Age at First Introduction of Cow Milk Products and Other Food Products in Relation to Infant Atopic Manifestations in the First 2 Years of Life: The KOALA Birth Cohort Study
PURPOSE OF THE STUDY.
To evaluate any associations between the introduction of cow's milk products/other solid food products and infant atopic manifestations in the second year of life.
Mother-infant pairs previously enrolled in the ongoing prospective KOALA Birth Cohort Study to study the cause of allergic disease. A total of 2834 pregnant women were recruited at 34 weeks of gestation. Data from 2558 infants in the Netherlands were analyzed.
Data on introduction of cow's milk products and other food products, eczema, recurrent wheeze, allergies, and confounders were collected with repeated questionnaires at 34 weeks of gestation and 3, 7, 12, and 24 months after delivery. Allergen-specific immunoglobulin E was assessed from serum obtained from children at age 2 years. Analyses were performed through multivariate logistic regression. Reverse causation was addressed by performing risk-period-specific analyses that excluded infants with early symptoms of eczema or wheeze.
More delay (eg, >7 months of age) in introduction of cow's milk products was associated with a higher risk for eczema. In addition, delayed introduction of other food products was associated with an increased risk for atopy development at the age of 2 years. Exclusion of infants with early symptoms of eczema and recurrent wheeze (to avoid reverse causation) did not essentially change the results.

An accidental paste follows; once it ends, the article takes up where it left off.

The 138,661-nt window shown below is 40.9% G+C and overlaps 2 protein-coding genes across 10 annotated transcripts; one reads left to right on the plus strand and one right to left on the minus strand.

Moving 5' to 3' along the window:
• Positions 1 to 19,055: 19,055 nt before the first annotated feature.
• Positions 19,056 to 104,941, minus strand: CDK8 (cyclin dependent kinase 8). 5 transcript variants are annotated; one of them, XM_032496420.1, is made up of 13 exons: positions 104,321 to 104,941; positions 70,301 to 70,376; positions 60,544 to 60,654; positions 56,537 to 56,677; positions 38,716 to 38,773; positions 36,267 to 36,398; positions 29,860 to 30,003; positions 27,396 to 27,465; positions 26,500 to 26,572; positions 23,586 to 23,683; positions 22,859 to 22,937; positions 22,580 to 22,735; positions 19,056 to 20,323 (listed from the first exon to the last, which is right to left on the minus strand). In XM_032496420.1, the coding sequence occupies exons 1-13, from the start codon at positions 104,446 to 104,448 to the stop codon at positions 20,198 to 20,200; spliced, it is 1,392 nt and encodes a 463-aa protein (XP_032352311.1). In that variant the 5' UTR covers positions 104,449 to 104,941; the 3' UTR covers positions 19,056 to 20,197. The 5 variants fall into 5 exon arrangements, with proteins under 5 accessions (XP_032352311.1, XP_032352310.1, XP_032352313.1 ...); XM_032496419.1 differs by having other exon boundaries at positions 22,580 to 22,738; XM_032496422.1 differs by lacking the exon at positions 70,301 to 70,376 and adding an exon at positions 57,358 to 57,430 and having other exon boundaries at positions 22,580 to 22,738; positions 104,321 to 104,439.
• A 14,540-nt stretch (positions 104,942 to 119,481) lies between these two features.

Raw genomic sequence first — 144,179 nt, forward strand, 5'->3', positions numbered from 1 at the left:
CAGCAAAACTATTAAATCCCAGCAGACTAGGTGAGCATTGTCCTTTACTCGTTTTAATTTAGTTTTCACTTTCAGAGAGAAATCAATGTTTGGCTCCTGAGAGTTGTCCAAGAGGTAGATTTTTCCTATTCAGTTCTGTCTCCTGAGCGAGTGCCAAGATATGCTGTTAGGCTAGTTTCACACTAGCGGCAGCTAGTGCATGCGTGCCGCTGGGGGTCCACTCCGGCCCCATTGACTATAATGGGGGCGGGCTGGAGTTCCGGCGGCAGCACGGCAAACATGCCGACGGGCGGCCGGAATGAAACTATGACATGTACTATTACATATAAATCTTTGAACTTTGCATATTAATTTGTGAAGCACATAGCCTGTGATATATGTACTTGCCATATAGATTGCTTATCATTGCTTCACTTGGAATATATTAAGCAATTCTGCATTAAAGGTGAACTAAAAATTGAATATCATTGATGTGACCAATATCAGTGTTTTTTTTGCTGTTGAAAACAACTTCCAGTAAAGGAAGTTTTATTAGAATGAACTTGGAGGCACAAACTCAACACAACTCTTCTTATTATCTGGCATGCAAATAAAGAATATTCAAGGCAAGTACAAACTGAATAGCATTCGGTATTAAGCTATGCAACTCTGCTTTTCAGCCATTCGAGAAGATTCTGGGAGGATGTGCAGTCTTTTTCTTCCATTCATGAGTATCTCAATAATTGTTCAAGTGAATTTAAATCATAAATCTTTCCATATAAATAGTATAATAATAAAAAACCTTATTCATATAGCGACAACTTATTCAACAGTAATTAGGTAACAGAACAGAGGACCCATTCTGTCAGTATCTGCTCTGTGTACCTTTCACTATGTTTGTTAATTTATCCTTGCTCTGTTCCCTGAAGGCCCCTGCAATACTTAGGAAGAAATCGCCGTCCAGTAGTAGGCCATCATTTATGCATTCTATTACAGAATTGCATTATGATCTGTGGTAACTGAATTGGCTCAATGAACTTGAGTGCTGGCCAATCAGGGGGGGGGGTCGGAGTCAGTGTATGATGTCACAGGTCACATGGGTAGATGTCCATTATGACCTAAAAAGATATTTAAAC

Delaying the introduction of cow's milk products or other food products may not be favorable for preventing the development of atopy.
In giving advice to “allergic families,” we used to think that it was a good idea to keep children clean, away from pets, and to delay the introduction of “highly allergenic” foods such as cow's milk. Were we wrong on all counts? There are many confounders when evaluating the relationship between early introduction of food products to infants and later development of atopy. The authors of this article used several statistical approaches to account for the main confounders, including breastfeeding, family history, and, importantly, reverse causation. Although it is difficult to absolutely exclude reverse causation, this authors suggested that delayed introduction of milk was associated with increased eczema. Because of studies such as this one, the focus has shifted away from the delayed introduction of cow's milk protein and other food products as a means to decrease the risk of developing atopy. These findings provide a rationale for conducting interventional studies to determine whether early introduction of milk and other foods will actually help to prevent food allergies.
- Copyright © 2009 by the American Academy of Pediatrics